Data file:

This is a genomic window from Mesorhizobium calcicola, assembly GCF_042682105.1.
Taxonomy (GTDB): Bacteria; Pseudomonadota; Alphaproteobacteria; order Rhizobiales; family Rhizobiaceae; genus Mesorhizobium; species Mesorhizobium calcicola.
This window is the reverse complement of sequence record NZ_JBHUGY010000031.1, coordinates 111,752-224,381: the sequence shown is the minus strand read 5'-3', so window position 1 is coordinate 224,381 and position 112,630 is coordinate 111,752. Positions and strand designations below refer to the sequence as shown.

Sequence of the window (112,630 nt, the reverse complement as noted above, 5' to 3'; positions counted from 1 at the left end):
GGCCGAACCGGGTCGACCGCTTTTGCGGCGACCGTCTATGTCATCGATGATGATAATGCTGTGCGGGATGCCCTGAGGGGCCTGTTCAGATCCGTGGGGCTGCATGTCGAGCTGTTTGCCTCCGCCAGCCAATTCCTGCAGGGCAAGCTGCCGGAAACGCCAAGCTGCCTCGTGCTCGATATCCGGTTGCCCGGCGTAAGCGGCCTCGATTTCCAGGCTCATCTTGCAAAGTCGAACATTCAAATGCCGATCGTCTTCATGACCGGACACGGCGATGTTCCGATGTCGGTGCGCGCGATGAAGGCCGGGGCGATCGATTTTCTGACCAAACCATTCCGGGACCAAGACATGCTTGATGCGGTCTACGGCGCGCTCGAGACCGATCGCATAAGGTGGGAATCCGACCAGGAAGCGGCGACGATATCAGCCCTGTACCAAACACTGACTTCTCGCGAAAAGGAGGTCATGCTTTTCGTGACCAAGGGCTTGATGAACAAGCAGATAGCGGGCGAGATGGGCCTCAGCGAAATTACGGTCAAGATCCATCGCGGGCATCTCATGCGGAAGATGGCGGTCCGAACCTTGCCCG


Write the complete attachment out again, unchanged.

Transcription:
This is a genomic window from Mesorhizobium calcicola, assembly GCF_042682105.1.
Taxonomy (GTDB): Bacteria; Pseudomonadota; Alphaproteobacteria; order Rhizobiales; family Rhizobiaceae; genus Mesorhizobium; species Mesorhizobium calcicola.
This window is the reverse complement of sequence record NZ_JBHUGY010000031.1, coordinates 111,752-224,381: the sequence shown is the minus strand read 5'-3', so window position 1 is coordinate 224,381 and position 112,630 is coordinate 111,752. Positions and strand designations below refer to the sequence as shown.

Sequence of the window (112,630 nt, the reverse complement as noted above, 5' to 3'; positions counted from 1 at the left end):
GGCCGAACCGGGTCGACCGCTTTTGCGGCGACCGTCTATGTCATCGATGATGATAATGCTGTGCGGGATGCCCTGAGGGGCCTGTTCAGATCCGTGGGGCTGCATGTCGAGCTGTTTGCCTCCGCCAGCCAATTCCTGCAGGGCAAGCTGCCGGAAACGCCAAGCTGCCTCGTGCTCGATATCCGGTTGCCCGGCGTAAGCGGCCTCGATTTCCAGGCTCATCTTGCAAAGTCGAACATTCAAATGCCGATCGTCTTCATGACCGGACACGGCGATGTTCCGATGTCGGTGCGCGCGATGAAGGCCGGGGCGATCGATTTTCTGACCAAACCATTCCGGGACCAAGACATGCTTGATGCGGTCTACGGCGCGCTCGAGACCGATCGCATAAGGTGGGAATCCGACCAGGAAGCGGCGACGATATCAGCCCTGTACCAAACACTGACTTCTCGCGAAAAGGAGGTCATGCTTTTCGTGACCAAGGGCTTGATGAACAAGCAGATAGCGGGCGAGATGGGCCTCAGCGAAATTACGGTCAAGATCCATCGCGGGCATCTCATGCGGAAGATGGCGGTCCGAACCTTGCCCG